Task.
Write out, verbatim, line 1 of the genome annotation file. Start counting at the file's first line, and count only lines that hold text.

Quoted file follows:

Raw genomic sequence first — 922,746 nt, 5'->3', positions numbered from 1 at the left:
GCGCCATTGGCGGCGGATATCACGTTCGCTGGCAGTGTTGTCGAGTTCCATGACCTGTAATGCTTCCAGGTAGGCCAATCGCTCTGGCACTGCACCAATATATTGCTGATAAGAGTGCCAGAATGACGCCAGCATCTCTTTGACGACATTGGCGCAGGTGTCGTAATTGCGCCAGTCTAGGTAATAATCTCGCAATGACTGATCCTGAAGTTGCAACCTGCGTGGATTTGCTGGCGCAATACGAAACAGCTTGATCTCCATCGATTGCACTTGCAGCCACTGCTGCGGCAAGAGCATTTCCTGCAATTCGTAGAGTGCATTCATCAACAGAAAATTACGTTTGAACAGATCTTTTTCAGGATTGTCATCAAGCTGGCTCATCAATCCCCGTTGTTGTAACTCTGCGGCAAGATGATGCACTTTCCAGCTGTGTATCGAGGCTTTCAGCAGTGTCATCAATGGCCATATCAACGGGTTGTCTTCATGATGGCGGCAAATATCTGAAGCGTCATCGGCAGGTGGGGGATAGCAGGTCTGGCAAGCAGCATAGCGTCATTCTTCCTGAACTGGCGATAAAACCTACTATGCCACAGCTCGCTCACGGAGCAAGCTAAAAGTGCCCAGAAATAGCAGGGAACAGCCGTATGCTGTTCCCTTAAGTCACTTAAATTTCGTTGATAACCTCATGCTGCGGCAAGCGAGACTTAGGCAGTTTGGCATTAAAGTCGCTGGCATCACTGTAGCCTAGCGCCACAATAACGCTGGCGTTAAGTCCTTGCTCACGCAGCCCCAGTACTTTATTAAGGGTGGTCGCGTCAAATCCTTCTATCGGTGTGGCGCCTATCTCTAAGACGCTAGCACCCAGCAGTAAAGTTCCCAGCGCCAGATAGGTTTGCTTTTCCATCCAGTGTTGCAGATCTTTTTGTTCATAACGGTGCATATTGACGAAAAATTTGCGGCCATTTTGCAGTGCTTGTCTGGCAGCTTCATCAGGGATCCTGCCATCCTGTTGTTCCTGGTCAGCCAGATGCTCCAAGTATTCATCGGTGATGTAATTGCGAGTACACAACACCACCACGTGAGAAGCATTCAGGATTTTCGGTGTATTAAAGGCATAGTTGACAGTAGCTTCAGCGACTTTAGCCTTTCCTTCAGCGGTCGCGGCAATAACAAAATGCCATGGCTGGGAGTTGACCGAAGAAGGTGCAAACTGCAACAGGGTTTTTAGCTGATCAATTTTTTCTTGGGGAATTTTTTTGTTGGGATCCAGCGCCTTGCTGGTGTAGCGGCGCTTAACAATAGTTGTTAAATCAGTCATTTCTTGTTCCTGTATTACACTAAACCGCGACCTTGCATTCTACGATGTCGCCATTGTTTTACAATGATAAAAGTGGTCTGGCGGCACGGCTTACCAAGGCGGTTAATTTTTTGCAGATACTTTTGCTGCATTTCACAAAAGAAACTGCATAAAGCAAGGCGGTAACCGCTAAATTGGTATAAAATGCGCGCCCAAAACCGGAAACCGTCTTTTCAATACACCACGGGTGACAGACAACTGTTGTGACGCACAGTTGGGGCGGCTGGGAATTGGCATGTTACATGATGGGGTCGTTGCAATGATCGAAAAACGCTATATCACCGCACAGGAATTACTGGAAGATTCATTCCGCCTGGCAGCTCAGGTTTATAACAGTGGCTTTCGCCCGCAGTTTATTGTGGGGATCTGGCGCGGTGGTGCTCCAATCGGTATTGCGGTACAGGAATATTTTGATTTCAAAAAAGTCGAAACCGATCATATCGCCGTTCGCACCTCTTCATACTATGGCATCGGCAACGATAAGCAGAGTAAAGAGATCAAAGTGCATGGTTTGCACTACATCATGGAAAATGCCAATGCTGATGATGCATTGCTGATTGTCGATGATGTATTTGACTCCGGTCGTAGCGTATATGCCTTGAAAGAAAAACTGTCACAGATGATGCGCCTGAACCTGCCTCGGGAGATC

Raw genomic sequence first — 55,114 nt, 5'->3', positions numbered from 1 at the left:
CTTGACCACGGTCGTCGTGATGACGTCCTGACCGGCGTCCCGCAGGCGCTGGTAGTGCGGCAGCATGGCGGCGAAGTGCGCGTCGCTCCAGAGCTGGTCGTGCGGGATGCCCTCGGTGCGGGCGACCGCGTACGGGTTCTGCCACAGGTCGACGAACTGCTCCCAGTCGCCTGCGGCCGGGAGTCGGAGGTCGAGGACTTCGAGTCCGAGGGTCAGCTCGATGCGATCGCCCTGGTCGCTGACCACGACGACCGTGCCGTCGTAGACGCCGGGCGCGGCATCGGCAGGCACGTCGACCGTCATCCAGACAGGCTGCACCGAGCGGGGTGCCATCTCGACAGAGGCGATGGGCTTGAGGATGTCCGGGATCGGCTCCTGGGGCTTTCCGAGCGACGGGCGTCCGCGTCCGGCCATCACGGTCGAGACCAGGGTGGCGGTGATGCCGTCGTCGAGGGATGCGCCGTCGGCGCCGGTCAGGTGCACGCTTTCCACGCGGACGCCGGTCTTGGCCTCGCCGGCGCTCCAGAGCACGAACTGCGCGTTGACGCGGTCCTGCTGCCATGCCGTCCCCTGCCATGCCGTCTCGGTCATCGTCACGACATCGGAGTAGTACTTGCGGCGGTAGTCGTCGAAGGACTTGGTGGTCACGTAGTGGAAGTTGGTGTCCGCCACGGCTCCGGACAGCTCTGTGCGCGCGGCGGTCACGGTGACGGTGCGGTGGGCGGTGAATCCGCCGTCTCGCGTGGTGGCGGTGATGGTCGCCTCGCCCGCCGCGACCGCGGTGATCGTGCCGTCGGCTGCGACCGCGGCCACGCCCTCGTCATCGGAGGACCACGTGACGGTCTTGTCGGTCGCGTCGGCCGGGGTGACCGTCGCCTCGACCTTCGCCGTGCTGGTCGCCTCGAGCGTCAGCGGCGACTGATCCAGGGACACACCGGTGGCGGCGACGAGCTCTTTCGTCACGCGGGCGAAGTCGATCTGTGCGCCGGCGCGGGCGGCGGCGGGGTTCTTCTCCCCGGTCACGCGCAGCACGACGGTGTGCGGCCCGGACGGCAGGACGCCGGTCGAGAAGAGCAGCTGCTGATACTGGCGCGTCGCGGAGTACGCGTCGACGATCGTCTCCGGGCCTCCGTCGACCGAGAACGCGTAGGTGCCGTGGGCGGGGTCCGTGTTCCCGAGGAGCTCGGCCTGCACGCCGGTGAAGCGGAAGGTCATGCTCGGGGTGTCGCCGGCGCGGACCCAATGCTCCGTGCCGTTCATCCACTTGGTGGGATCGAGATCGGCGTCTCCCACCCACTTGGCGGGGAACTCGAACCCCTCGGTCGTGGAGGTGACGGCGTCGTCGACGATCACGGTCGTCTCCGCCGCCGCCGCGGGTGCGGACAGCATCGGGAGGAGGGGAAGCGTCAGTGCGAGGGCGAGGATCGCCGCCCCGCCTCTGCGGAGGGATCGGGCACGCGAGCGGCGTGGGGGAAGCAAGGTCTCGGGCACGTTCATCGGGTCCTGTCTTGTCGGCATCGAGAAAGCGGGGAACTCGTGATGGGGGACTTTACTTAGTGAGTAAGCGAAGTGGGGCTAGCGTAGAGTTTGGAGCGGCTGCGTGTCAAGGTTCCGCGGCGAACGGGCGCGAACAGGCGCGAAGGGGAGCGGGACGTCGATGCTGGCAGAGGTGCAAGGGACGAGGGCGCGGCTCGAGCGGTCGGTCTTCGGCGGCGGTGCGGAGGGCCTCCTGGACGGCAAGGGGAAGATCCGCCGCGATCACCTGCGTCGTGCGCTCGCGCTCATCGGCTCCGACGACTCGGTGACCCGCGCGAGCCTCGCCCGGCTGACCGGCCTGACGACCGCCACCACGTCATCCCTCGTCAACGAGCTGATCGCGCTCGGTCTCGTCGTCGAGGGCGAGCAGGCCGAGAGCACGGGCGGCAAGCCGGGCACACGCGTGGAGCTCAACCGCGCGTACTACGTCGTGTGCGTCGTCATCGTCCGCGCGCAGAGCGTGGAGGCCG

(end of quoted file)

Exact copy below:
Raw genomic sequence first — 922,746 nt, 5'->3', positions numbered from 1 at the left: